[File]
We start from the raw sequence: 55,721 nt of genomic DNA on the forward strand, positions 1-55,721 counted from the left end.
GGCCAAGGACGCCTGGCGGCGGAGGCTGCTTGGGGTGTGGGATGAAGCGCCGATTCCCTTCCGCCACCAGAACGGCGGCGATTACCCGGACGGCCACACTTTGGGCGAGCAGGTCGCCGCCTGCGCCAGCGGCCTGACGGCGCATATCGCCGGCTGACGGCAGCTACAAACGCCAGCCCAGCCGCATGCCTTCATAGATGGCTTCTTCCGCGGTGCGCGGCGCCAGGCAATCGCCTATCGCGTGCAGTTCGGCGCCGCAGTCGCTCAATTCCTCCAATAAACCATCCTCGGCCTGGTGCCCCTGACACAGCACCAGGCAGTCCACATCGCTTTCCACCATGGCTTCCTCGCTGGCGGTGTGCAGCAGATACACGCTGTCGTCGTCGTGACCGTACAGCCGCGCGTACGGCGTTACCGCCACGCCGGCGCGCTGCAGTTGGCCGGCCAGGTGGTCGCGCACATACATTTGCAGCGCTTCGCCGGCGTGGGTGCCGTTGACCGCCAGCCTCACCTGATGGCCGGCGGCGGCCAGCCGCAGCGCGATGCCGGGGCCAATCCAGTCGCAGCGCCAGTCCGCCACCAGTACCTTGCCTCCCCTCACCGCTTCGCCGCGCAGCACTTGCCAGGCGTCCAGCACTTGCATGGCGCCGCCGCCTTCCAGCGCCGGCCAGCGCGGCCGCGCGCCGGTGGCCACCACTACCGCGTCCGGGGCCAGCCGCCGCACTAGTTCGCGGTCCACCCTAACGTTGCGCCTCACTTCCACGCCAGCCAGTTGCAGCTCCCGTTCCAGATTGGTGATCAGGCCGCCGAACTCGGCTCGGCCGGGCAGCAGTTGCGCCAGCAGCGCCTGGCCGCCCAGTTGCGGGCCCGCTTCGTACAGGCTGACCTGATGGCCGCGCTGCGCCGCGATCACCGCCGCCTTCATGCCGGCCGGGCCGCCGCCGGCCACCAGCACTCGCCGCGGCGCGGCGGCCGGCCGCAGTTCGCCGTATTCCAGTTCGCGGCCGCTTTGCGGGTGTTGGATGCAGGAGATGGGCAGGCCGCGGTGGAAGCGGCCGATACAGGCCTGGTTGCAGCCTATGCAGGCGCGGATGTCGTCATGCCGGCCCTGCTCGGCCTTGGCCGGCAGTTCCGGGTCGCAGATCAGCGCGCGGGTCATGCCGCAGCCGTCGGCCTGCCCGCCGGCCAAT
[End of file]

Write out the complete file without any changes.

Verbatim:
We start from the raw sequence: 55,721 nt of genomic DNA on the forward strand, positions 1-55,721 counted from the left end.
GGCCAAGGACGCCTGGCGGCGGAGGCTGCTTGGGGTGTGGGATGAAGCGCCGATTCCCTTCCGCCACCAGAACGGCGGCGATTACCCGGACGGCCACACTTTGGGCGAGCAGGTCGCCGCCTGCGCCAGCGGCCTGACGGCGCATATCGCCGGCTGACGGCAGCTACAAACGCCAGCCCAGCCGCATGCCTTCATAGATGGCTTCTTCCGCGGTGCGCGGCGCCAGGCAATCGCCTATCGCGTGCAGTTCGGCGCCGCAGTCGCTCAATTCCTCCAATAAACCATCCTCGGCCTGGTGCCCCTGACACAGCACCAGGCAGTCCACATCGCTTTCCACCATGGCTTCCTCGCTGGCGGTGTGCAGCAGATACACGCTGTCGTCGTCGTGACCGTACAGCCGCGCGTACGGCGTTACCGCCACGCCGGCGCGCTGCAGTTGGCCGGCCAGGTGGTCGCGCACATACATTTGCAGCGCTTCGCCGGCGTGGGTGCCGTTGACCGCCAGCCTCACCTGATGGCCGGCGGCGGCCAGCCGCAGCGCGATGCCGGGGCCAATCCAGTCGCAGCGCCAGTCCGCCACCAGTACCTTGCCTCCCCTCACCGCTTCGCCGCGCAGCACTTGCCAGGCGTCCAGCACTTGCATGGCGCCGCCGCCTTCCAGCGCCGGCCAGCGCGGCCGCGCGCCGGTGGCCACCACTACCGCGTCCGGGGCCAGCCGCCGCACTAGTTCGCGGTCCACCCTAACGTTGCGCCTCACTTCCACGCCAGCCAGTTGCAGCTCCCGTTCCAGATTGGTGATCAGGCCGCCGAACTCGGCTCGGCCGGGCAGCAGTTGCGCCAGCAGCGCCTGGCCGCCCAGTTGCGGGCCCGCTTCGTACAGGCTGACCTGATGGCCGCGCTGCGCCGCGATCACCGCCGCCTTCATGCCGGCCGGGCCGCCGCCGGCCACCAGCACTCGCCGCGGCGCGGCGGCCGGCCGCAGTTCGCCGTATTCCAGTTCGCGGCCGCTTTGCGGGTGTTGGATGCAGGAGATGGGCAGGCCGCGGTGGAAGCGGCCGATACAGGCCTGGTTGCAGCCTATGCAGGCGCGGATGTCGTCATGCCGGCCCTGCTCGGCCTTGGCCGGCAGTTCCGGGTCGCAGATCAGCGCGCGGGTCATGCCGCAGCCGTCGGCCTGCCCGCCGGCCAAT